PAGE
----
Grab to give drivers free prolonged medical leave insurance for injuries or illnesses on top of existing healthcare benefits

Photo: Happy Grab drivers/Grab Facebook page

On Wednesday, January 16, ride-hailing giant Grab made a big announcement: on top of existing comprehensive healthcare benefits – both medical and dental – that Grab drivers are already entitled to, Grab will be giving its drivers free insurance coverage that automatically protects them from loss of earnings because of prolonged periods of illness or injury.

Grab has made the well-being of their driver-partners their priority. These driver-partners are on the road for hours and hours daily, and Grab wants to make sure they are in good health.

“We are always looking to offer more comprehensive support and benefits for our Grab driver-partners and this Prolonged Medical Leave Insurance is one of many ways,”  a Grab spokesperson told The Independent. 

While driver-partners are considered to be “self-employed individuals and dictate their own working schedules”, Grab still has its “ears on the ground”, which has led to the understanding that “protecting driver earnings are a key concern for driver-partners when it comes to prolonged periods of illness”. 

How will the new Prolonged Medical Leave Insurance work? When will it take effect and for how long? A Grab spokesperson answered our queries:

“At Grab, our Prolonged Medical Leave insurance, underwritten by Chubb, covers our driver-partners from the sixth day onwards of medical leave for a period of 14 days and from the second day onwards for hospitalisation leave for a maximum of 60 days.”

The spokesperson also noted that the coverage will be applicable for all conditions diagnosed after January 16, 2019, including diagnoses on mental health illnesses or disorders.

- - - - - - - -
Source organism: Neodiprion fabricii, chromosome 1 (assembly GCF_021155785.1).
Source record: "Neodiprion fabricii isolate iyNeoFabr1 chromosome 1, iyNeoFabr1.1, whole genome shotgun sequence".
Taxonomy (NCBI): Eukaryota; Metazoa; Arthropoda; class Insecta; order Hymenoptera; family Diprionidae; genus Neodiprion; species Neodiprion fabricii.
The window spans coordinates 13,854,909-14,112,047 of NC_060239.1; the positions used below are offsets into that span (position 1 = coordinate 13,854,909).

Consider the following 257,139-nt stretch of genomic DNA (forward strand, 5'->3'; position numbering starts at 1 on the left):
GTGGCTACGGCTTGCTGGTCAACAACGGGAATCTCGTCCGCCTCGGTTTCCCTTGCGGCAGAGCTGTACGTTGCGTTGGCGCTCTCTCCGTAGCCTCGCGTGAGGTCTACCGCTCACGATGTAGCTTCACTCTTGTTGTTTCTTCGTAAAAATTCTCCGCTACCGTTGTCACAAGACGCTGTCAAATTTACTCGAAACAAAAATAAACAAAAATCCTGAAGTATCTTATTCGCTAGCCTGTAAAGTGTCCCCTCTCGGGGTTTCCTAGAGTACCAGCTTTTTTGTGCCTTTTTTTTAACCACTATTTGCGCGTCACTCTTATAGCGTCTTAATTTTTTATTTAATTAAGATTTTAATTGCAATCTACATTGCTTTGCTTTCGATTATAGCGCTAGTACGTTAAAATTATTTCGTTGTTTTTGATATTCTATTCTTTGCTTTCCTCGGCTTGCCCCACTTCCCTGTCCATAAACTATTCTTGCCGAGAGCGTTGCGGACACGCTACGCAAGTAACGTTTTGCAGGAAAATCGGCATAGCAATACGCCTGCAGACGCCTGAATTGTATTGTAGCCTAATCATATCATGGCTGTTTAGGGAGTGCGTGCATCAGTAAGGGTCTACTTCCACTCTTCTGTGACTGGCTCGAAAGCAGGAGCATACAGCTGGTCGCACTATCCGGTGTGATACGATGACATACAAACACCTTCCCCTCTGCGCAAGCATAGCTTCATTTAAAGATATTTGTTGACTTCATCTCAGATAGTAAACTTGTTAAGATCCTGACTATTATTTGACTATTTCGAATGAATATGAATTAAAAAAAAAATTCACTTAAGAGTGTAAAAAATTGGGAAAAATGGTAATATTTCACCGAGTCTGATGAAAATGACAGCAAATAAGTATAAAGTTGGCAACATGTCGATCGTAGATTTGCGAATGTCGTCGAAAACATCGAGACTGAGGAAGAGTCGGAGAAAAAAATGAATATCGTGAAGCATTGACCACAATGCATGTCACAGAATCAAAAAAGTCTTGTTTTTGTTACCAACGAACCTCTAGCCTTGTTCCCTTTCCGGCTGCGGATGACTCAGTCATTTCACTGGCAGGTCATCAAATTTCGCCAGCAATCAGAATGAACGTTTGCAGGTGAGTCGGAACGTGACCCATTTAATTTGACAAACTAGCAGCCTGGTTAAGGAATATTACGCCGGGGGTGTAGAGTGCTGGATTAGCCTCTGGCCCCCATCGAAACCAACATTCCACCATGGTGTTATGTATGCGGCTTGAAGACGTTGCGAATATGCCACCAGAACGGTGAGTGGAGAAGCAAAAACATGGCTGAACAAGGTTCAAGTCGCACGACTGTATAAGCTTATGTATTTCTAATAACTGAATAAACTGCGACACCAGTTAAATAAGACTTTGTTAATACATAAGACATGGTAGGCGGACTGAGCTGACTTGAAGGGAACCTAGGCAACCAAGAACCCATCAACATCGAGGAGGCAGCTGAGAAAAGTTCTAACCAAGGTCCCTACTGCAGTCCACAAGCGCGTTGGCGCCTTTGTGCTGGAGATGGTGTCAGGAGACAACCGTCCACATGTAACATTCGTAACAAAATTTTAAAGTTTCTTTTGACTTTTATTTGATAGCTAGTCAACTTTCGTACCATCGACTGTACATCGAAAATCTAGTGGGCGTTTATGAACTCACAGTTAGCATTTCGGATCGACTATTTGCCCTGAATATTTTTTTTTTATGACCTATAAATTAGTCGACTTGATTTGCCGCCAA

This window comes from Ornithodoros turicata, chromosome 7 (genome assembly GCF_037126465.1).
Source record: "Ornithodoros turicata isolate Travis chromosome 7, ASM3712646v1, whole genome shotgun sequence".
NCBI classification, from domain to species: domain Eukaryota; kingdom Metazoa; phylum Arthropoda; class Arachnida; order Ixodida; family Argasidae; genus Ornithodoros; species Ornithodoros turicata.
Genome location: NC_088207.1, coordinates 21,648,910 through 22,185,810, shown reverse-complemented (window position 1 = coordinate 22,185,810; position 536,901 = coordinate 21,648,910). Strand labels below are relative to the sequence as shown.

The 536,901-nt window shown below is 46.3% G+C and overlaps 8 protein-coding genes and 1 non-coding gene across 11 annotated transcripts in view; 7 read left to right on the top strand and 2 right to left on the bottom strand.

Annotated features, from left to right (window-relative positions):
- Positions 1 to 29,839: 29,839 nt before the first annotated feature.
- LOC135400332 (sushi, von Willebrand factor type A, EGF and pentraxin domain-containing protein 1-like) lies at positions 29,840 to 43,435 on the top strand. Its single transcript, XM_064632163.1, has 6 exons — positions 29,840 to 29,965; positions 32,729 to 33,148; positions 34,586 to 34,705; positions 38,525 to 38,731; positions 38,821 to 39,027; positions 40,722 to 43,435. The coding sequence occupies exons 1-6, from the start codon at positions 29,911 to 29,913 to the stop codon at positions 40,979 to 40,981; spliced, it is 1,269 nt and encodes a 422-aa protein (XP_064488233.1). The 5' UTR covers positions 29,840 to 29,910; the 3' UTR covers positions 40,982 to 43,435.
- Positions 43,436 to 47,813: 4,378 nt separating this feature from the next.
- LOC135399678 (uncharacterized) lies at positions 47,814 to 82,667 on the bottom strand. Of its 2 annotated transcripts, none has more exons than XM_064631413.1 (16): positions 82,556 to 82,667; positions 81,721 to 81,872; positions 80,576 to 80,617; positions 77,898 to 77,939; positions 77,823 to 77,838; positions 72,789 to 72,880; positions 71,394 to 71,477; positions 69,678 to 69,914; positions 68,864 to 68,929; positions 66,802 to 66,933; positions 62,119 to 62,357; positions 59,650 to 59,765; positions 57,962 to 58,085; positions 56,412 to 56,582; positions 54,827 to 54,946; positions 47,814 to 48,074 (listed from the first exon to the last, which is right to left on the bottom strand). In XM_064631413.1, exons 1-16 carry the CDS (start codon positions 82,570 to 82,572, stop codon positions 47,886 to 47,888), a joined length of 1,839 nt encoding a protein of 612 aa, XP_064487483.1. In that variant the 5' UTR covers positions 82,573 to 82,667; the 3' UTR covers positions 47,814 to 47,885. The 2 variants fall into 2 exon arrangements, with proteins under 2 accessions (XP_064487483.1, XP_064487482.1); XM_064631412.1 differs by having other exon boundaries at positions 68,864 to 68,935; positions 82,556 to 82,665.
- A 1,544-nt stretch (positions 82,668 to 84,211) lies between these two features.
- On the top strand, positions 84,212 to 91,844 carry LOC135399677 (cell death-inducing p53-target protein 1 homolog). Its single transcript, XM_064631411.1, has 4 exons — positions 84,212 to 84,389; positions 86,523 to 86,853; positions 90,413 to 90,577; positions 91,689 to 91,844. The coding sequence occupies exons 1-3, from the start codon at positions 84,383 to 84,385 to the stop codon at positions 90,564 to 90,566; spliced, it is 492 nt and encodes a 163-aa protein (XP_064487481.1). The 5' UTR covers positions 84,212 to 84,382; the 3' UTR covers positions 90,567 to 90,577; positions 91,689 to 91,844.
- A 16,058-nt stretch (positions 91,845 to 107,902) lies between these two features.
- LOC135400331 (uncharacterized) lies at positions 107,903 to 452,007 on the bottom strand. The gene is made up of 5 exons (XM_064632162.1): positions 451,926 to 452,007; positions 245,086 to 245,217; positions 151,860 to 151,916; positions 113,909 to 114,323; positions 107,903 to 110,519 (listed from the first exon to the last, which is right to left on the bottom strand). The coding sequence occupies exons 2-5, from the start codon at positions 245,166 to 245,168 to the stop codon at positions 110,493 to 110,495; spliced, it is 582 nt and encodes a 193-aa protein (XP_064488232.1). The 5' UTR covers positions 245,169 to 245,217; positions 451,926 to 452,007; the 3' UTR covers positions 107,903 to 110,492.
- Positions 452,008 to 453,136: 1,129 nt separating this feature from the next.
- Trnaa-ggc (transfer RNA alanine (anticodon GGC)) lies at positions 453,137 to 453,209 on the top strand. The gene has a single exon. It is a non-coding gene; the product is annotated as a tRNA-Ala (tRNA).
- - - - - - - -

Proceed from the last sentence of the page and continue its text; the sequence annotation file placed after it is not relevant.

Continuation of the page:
Under the new Prolonged Medical Leave insurance, drivers in the top three tiers of the firm’s rewards programme are guaranteed a daily payout that is tied to a percentage of their average daily earnings.

This payout can be anywhere between S$30 and S$200 a day, depending on the tier of the driver.

Grab has four tiers under its rewards programme, and different factors contribute to which tier each driver will be segregated into. Factors such as passenger ratings and the number of hours clocked in for work will affect the driver’s performance.

While the new insurance plan does not apply to drivers in the bottom tier, Grab is still working on an insurance coverage plan which will cover them as well.

Prior to this announcement and new coverage, the Grab spokesperson said that driver-partners were already enjoying comprehensive healthcare benefits through the Emerald Circle programme, which are outlined below:

  • Personal Accident Insurance – compensates the driver for bodily injuries arising from accidents while on the job
  • Medical and dental services at all Raffles Medical and Dental (GP) clinics in Singapore
  • 10% off all basic dental services at Unity Denticare
  • Subsidised healthcare on a wide range of healthcare services with SATA CommHealth

The new plan’s goals coincide with recommendations by the Tripartite Workgroup on Self-Employed Persons, which had studied the needs of the growing number of freelancers in Singapore, namely basic medical benefits and insurance protection that salaried employees are usually entitled to.

Ultimately, the concern is that self-employed professionals will struggle to pay for sudden or important medical events or put away enough savings for an easy retirement.

In February 2018, the workgroup suggested that firms provide insurance products specifically tailored for freelancers that would provide a daily cash benefit for periods of hospitalisation exceeding one to three days, or prolonged medical leave exceeding seven to 14 days.

Grab told The Independent that in 2018, they partnered-up with the Health Promotion Board to provide free health screenings and regular health coaching sessions to their driver driver-partners, and said that they “will continue to look at more ways to elevate health and occupational safety standards in Singapore”.

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